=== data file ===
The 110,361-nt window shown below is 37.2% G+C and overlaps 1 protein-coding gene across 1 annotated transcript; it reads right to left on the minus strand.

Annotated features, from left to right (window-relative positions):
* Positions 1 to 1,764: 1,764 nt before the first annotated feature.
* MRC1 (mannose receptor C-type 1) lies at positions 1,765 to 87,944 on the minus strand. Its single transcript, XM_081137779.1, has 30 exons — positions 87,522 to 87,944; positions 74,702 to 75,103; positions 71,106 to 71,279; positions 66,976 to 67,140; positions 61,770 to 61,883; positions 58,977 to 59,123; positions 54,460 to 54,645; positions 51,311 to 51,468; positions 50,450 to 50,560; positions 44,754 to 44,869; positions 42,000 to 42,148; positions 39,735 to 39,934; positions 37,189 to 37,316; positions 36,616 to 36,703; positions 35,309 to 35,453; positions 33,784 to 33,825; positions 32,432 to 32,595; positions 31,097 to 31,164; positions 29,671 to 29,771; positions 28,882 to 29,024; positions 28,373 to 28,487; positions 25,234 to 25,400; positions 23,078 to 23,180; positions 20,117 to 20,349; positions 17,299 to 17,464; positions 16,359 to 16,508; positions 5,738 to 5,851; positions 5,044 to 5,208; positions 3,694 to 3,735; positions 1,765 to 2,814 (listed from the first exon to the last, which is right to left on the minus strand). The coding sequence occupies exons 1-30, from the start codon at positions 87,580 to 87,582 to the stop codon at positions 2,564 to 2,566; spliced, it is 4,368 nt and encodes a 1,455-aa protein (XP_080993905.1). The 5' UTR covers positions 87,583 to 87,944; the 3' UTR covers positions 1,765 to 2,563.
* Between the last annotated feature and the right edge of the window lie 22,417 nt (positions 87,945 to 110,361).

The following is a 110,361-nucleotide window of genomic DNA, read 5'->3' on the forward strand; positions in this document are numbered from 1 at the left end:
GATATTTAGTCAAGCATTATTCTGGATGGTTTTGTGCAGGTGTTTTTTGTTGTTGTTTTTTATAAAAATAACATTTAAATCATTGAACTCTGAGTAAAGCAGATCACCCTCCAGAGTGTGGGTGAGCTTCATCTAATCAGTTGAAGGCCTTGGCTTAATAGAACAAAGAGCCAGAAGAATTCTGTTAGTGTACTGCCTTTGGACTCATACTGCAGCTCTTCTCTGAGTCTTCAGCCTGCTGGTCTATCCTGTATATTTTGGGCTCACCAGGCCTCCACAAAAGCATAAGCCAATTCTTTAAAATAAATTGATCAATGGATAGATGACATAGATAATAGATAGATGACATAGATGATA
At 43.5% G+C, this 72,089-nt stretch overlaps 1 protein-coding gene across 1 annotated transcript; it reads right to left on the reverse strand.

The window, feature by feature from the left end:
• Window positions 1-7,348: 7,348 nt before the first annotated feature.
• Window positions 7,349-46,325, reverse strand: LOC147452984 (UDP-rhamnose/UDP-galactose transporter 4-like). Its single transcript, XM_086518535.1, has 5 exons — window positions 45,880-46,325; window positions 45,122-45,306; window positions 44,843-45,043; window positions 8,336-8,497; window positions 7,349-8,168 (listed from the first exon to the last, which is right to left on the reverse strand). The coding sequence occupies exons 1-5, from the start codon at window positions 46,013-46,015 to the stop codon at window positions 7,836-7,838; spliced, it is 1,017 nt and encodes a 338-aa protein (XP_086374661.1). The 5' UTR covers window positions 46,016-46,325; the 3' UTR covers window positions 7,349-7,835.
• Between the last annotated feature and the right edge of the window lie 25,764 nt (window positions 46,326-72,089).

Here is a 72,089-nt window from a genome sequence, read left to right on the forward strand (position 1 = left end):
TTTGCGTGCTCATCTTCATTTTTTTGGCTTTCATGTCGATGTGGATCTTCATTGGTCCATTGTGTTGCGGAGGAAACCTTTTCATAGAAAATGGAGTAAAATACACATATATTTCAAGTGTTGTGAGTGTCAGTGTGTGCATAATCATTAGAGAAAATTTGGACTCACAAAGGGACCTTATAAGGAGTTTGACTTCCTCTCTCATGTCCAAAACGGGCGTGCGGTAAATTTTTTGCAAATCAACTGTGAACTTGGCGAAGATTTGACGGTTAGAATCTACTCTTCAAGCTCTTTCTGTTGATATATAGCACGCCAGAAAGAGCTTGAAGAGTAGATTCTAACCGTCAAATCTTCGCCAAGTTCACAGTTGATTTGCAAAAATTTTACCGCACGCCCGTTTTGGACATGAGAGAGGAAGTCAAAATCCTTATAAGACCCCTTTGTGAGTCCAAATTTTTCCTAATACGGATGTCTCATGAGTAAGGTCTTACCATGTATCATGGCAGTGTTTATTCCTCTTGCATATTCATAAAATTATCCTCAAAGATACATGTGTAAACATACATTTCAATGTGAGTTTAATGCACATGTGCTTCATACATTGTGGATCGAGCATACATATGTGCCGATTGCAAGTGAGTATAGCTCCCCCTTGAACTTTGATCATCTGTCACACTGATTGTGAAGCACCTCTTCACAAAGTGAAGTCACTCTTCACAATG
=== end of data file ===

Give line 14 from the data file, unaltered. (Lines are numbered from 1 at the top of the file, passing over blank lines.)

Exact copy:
TTTGCGTGCTCATCTTCATTTTTTTGGCTTTCATGTCGATGTGGATCTTCATTGGTCCATTGTGTTGCGGAGGAAACCTTTTCATAGAAAATGGAGTAAAATACACATATATTTCAAGTGTTGTGAGTGTCAGTGTGTGCATAATCATTAGAGAAAATTTGGACTCACAAAGGGACCTTATAAGGAGTTTGACTTCCTCTCTCATGTCCAAAACGGGCGTGCGGTAAATTTTTTGCAAATCAACTGTGAACTTGGCGAAGATTTGACGGTTAGAATCTACTCTTCAAGCTCTTTCTGTTGATATATAGCACGCCAGAAAGAGCTTGAAGAGTAGATTCTAACCGTCAAATCTTCGCCAAGTTCACAGTTGATTTGCAAAAATTTTACCGCACGCCCGTTTTGGACATGAGAGAGGAAGTCAAAATCCTTATAAGACCCCTTTGTGAGTCCAAATTTTTCCTAATACGGATGTCTCATGAGTAAGGTCTTACCATGTATCATGGCAGTGTTTATTCCTCTTGCATATTCATAAAATTATCCTCAAAGATACATGTGTAAACATACATTTCAATGTGAGTTTAATGCACATGTGCTTCATACATTGTGGATCGAGCATACATATGTGCCGATTGCAAGTGAGTATAGCTCCCCCTTGAACTTTGATCATCTGTCACACTGATTGTGAAGCACCTCTTCACAAAGTGAAGTCACTCTTCACAATG